This is an unofficial snapshot of the ISO/IEC JTC1 SC22 WG21 Core Issues List revision 110b. See http://www.open-std.org/jtc1/sc22/wg21/ for the official list.

2023-01-15


1435. template-id as the declarator for a class template constructor

Section: 9.3.4  [dcl.meaning]     Status: CD3     Submitter: Johannes Schaub     Date: 2011-12-24

[Moved to DR at the April, 2013 meeting.]

The status of a declaration like the following is unclear:

  template<typename T> struct A {
    A<T>();
  };

9.3.4 [dcl.meaning] paragraph 1 appears to say that it is not allowed, but it is not clear.

Proposed resolution (October, 2012):

  1. Change 9.3.4 [dcl.meaning] paragraph 1 as follows:

  2. A list of declarators appears after an optional (9.1 [dcl.pre]) decl-specifier-seq (9.2 [dcl.spec]). Each declarator contains exactly one declarator-id; it names the identifier that is declared. An unqualified-id occurring in a declarator-id shall be a simple identifier except for the declaration of some special functions (11.4.5 [class.ctor], 11.4.8 [class.conv], 11.4.7 [class.dtor], 12.4 [over.oper]) and for the declaration of template specializations or partial specializations (13.9 [temp.spec]). A declarator-id shall not...
  3. Change 11.4.5 [class.ctor] paragraph 1 as follows:

  4. Constructors do not have names. A special declarator syntax is used to declare or define the constructor. The syntax uses:

    in that order. In such a declaration, optional parentheses around the constructor class name are ignored. A declaration of a constructor uses a function declarator (9.3.4.6 [dcl.fct]) of the form

    where the ptr-declarator consists solely of an id-expression, an optional attribute-specifier-seq, and optional surrounding parentheses, and the id-expression has one of the following forms:

    The class-name shall not be a typedef-name. In a constructor declaration, each decl-specifier in the optional decl-specifier-seq shall be friend, inline, explicit, or constexpr. [Example:...

  5. Delete 11.4.5 [class.ctor] paragraph 3:

  6. A typedef-name shall not be used as the class-name in the declarator-id for a constructor declaration.
  7. Change 11.4.5 [class.ctor] paragraph 4 as follows:

  8. A constructor shall not be virtual (11.7.3 [class.virtual]) or static (11.4.9 [class.static]). A constructor can be invoked for a const, volatile or const volatile object. A constructor shall not be declared const, volatile, or const volatile (_N4868_.11.4.3.2 [class.this]). const and volatile semantics (9.2.9.2 [dcl.type.cv]) are not applied on an object under construction. They come into effect when the constructor for the most derived object (6.7.2 [intro.object]) ends. A constructor shall not be declared with a ref-qualifier.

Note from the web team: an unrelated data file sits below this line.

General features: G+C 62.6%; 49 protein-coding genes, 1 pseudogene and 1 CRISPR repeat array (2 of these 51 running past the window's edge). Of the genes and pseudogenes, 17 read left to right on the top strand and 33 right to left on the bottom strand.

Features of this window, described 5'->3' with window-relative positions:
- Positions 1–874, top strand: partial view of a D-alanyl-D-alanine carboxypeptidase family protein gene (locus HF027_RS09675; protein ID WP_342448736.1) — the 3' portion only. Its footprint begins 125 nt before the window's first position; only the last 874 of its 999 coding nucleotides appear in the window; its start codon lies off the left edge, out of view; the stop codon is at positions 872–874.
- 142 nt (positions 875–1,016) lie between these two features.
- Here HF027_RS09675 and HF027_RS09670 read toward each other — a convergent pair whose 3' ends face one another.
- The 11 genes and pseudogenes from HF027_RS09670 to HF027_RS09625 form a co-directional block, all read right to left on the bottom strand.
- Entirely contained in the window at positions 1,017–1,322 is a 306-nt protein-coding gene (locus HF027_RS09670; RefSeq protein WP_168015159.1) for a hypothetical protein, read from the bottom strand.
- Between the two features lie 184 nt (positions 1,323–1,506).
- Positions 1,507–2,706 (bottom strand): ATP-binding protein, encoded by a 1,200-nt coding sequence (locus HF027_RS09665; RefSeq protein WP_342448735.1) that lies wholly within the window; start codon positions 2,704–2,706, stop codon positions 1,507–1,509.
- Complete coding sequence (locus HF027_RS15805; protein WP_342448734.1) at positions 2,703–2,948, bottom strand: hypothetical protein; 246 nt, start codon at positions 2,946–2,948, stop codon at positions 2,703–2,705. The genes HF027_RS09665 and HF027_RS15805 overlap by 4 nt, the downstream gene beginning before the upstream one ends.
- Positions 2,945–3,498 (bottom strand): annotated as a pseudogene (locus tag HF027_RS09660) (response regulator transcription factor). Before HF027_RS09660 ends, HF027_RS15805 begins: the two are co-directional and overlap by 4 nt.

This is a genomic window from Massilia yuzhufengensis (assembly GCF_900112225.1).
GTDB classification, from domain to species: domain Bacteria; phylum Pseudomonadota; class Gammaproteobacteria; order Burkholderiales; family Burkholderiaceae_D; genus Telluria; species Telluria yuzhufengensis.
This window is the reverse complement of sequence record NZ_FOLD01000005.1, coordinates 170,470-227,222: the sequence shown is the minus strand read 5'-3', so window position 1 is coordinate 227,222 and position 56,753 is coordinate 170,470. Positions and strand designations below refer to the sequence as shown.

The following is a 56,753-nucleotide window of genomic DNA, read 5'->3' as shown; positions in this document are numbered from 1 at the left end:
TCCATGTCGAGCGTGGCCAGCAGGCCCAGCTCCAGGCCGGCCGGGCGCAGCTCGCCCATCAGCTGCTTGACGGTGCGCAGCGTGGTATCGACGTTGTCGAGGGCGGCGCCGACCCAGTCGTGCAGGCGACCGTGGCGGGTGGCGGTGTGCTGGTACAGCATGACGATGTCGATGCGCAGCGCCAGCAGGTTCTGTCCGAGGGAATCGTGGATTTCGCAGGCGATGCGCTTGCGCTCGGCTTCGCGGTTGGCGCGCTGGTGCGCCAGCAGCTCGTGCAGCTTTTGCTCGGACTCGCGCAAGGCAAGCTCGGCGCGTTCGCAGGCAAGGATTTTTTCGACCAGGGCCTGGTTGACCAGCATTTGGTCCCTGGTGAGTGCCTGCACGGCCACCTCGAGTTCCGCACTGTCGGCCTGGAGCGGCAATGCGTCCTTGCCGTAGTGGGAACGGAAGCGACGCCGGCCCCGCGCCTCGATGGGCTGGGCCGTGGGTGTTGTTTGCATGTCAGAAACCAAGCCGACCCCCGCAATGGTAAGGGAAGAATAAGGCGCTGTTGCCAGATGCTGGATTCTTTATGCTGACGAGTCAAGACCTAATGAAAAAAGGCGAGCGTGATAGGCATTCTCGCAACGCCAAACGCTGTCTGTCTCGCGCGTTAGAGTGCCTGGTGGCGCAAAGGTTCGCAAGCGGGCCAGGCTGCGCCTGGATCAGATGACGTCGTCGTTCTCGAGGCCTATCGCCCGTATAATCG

9. Change 11.4.5 [class.ctor] paragraph 9 as follows:

  10. No return type (not even void) shall be specified for a constructor. A return statement in the body of a constructor shall not specify a return value. The address of a constructor shall not be taken.
  11. Change 11.4.7 [class.dtor] paragraphs 1-2 as follows:

  12. A special declarator syntax using an optional function-specifier (9.2.3 [dcl.fct.spec]) followed by ~ followed by the destructor's class name followed by an empty parameter list is used to declare the destructor in a class definition. In such a declaration, the ~ followed by the destructor's class name can be enclosed in optional parentheses; such parentheses are ignored. A typedef-name shall not be used as the class-name following the ~ in the declarator for a destructor declaration. A declaration of a destructor uses a function declarator (9.3.4.6 [dcl.fct]) of the form

    where the ptr-declarator consists solely of an id-expression, an optional attribute-specifier-seq, and optional surrounding parentheses, and the id-expression has one of the following forms:

    The class-name shall not be a typedef-name. A destructor shall take no arguments (9.3.4.6 [dcl.fct]). In a destructor declaration, each decl-specifier of the optional decl-specifier-seq shall be friend, inline, or virtual.

    A destructor is used to destroy objects of its class type. A destructor takes no parameters, and no return type can be specified for it (not even void). The address of a destructor shall not be taken. A destructor shall not be static. A destructor can be invoked for a const, volatile or const volatile object. A destructor shall not be declared const, volatile or const volatile (_N4868_.11.4.3.2 [class.this]). const and volatile semantics (9.2.9.2 [dcl.type.cv]) are not applied on an object under destruction. They stop being in effect when the destructor for the most derived object (6.7.2 [intro.object]) starts. A destructor shall not be declared with a ref-qualifier.

    This resolution also resolves issue 344.